Defamation is a term that is used to describe a statement that hurts a person’s reputation. Verbally spoken defamation is referred to as slander. Written statements that impugn someone’s character is known as libel. Defamation in and of itself is not considered a crime, though defamation law is designed to balance conflicting interests.
No one should not be able to ruin another person’s public image with the written or spoken word. However, people should also be able to speak freely without fear of litigation. Social and political disagreement is common in a free society that that believes that no one should be forced to share exactly the same feelings or beliefs. One offshoot of the freedom to speak one’s mind is the unfortunate reality that people who do not agree on political issues often use exaggerated or emotional language to make their point more forcefully.
How to Prove That Defamation Occurred
Defamation law can vary from state to state. However, there are some general laws that apply to each case. In order to prove that defamation occurred, you will have to prove that the statements met the following criteria:
A Detailed View of the Statements
1.) A statement can be written, gestured or spoken. Written statements are often considered more damaging than oral statements because they persist and can spread further.
2.) Published means simply that the statement was heard by a third party.
3.) In order for a statement to be considered defamatory, it must be false. If the statement is true, then it is not considered damaging. Most opinions are not considered defamation because they cannot be proven false. For example, a person says that the book she read is the worst book ever written. This is a statement that cannot be proven false (nor can it be proven true), so it is not considered defamatory to the writer.
4.) The statement must also be injurious. People have to prove that they were hurt by the false statements that were made about them. For example, if the plaintiff lost friends, a job or other financial opportunity or was harassed by the press because of a false statement, this can be considered injurious.
5.) Additionally, the statement must be considered unprivileged. You may not be able to sue someone even if the statement was false. For example, a witness cannot be sued even if he or she testifies falsely in court. This is something that is important to lawmakers because they believe that people should have the right to enjoy free speech.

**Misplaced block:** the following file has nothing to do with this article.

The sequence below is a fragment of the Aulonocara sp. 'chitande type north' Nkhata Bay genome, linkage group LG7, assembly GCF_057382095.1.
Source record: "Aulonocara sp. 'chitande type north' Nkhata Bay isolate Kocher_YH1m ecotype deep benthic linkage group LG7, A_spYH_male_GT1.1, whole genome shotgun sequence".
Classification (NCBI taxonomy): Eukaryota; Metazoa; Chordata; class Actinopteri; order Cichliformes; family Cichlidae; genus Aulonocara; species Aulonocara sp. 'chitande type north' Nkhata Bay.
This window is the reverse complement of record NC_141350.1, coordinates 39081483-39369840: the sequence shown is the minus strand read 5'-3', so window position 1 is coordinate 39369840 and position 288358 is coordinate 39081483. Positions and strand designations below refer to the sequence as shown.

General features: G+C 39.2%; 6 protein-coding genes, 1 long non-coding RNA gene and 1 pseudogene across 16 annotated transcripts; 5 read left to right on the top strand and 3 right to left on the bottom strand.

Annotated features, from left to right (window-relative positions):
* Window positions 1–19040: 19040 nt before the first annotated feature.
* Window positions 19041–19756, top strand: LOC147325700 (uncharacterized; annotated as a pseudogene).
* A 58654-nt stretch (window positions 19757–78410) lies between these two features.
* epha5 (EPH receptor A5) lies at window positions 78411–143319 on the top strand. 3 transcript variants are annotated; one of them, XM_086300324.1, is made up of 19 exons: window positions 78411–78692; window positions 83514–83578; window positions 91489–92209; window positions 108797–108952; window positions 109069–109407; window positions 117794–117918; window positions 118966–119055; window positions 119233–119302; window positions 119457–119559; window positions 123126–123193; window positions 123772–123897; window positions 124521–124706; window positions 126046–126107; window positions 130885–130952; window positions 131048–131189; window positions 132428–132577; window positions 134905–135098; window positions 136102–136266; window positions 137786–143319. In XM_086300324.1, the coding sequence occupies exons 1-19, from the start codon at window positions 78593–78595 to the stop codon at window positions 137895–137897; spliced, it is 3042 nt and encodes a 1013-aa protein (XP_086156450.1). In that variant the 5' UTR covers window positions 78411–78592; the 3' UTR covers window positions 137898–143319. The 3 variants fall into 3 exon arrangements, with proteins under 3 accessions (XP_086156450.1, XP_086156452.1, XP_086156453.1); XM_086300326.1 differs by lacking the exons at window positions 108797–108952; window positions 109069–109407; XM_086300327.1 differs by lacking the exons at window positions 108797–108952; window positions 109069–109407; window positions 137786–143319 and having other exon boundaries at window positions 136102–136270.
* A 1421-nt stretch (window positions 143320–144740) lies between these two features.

Public figures and officials often have a harder time proving defamation. The public has a right to criticize people who are in the position of authority. Celebrities as well have to prove that the statements that were made with malicious intent.
Defamation and the First Amendment
New York Times vs. Sullivan was a landmark case that took place in 1964. This is a case that involved defamatory things that were said about a politician or public figure. The court acknowledged that mistakes can be made when discussing politicians and public figures. The court ruled that public figures and politicians cannot sue for public statements unless they can be shown to be malicious- uttered with the intent to materially harm.
Private people have more protection under the law than public figures. A private person can sue a person for statements even if they are not made with malicious intent. Defamation law strives to allow people to have freedom of speech while protecting them from having lies spread about them. The Nolo website has additional information about defamation and freedom of speech.
It is also a good idea to consult with a defamation lawyer. Your defamation lawyer will review your case and determine whether you can file a lawsuit. Tate Law group of Savannah GA has the experience and talent to pursue a possible defamation case. Call us if you think you might have cause to file suit involving defamation, personal injury, auto accidents, or almost any kind of dispute.